As mentioned in Netanel’s first post on the topic, literary warrant describes how the terminology used in subject headings is selected. Literary warrant is the justification behind the existence and phrasing of a subject heading or classification structure. Hulme described it as the principle by which one shows that “literature in book form has been shown to exist, and the test of the validity of a heading is the degree of accuracy with which it describes the area of subject matter.” (1911, p. 447)
In this series of blog posts, we will discuss the history, meaning, and limitations of literary warrant. We will also discuss alternative types of justification one could use to select certain terminology.
Below is a loose outline of what we plan to discuss. We are deliberately using the word discuss here, because the structure of these posts is intended to be presented as a discussion between us (Netanel and Jessica) as we work through these ideas. We hope that you will join us in this discussion, in the comments section or on twitter.
We hope to turn this series into a research article at the end of this project. We will not quote anyone participating via social media without asking permission first.
- Background about Literary warrant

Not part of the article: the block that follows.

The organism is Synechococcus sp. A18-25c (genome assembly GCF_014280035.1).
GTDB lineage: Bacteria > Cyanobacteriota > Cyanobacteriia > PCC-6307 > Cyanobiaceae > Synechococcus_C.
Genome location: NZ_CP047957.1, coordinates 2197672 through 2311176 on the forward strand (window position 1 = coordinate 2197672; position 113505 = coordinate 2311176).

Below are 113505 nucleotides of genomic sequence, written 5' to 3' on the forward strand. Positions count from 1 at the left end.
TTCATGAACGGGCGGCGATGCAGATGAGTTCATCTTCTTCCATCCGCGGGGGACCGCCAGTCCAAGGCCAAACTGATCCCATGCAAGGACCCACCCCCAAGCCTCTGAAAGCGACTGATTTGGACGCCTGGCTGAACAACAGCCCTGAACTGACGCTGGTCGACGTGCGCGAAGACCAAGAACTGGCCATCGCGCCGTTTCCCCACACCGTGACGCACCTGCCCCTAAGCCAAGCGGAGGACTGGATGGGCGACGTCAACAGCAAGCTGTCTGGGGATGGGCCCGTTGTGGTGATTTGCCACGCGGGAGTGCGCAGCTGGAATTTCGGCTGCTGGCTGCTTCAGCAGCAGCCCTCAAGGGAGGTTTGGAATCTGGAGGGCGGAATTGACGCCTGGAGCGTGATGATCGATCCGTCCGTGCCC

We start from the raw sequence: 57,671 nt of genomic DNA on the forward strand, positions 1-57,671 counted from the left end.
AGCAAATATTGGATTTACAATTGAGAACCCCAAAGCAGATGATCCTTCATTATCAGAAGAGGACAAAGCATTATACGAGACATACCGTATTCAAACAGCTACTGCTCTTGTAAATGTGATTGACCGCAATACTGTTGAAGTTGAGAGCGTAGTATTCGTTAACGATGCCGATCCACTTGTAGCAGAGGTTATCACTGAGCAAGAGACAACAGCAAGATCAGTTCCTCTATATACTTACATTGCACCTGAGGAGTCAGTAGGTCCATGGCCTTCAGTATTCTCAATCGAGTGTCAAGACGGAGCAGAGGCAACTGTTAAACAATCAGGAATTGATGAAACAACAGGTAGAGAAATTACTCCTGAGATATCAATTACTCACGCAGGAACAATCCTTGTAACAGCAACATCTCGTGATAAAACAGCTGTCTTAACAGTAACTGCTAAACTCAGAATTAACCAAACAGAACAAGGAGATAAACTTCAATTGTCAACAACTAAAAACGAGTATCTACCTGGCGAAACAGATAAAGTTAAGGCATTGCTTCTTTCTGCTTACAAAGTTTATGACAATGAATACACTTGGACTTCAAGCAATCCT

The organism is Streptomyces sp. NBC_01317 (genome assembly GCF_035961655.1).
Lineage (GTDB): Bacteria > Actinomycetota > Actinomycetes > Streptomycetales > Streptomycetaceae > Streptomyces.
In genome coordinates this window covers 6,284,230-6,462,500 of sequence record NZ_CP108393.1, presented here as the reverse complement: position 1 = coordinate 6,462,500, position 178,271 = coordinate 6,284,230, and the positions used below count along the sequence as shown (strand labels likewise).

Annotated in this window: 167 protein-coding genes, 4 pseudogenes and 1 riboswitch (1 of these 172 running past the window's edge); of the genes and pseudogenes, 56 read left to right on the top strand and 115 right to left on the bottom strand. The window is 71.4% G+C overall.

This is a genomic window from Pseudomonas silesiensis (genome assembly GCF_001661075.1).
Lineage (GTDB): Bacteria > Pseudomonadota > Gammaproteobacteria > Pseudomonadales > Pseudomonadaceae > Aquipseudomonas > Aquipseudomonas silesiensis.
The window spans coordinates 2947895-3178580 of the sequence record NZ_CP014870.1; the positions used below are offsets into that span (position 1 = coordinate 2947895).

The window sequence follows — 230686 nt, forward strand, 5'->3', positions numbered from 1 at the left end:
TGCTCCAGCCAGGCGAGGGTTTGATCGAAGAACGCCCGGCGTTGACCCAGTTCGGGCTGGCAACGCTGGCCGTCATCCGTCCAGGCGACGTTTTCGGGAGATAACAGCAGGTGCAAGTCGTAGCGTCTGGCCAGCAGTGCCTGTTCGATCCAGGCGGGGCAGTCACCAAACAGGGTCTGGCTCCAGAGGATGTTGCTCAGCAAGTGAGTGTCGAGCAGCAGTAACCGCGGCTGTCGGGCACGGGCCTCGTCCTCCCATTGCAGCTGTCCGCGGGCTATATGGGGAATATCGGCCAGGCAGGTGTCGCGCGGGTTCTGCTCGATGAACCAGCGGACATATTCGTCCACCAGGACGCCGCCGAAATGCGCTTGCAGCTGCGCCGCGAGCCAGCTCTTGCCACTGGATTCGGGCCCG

- began with TJs personal library and grew from there collecting the western canon so they were starting from a very western biased position
- Making choices / Things are not always clear. How do we decide if something is a war, a conflict, battle, or a massacre? How do we decide if something is a language or a dialect?
- Specific sources for citation
- Who gets to play?
- How does the process work?
- Impact of publishing and distribution decisions/Supply chains
- What gets published?
- What gets imported?
- Who gets hired to write, produce, and perform? (Ex: Hollywood white-washing)
- Cataloger bias
- Alternatives to literary warrant
- User warrant “justification for the representation of a concept in a [thesaurus] or for the selection of a preferred term because of frequent requests for information on the concept.” (NISO 1994)
- Cultural and epistemological warrant (Beghtol 1986)
What are we missing?
Works (to be) Cited
Beghtol, C. (1986). Semantic validity: Concepts of warrant in bibliographic classification systems. Library Resources & Technical Services, 30(2), 109-125.
Hulme, E. W. (1911). Principles of Book Classification. Library Association Record, 444-449, Dec. 1911.
NISO (1994). National Information Standards Organisation (1994). ANSI/NISO Z39.19-1993 Guidelines for the construction, format and management of monolingual thesauri. Bethesda, MD: NISO Press.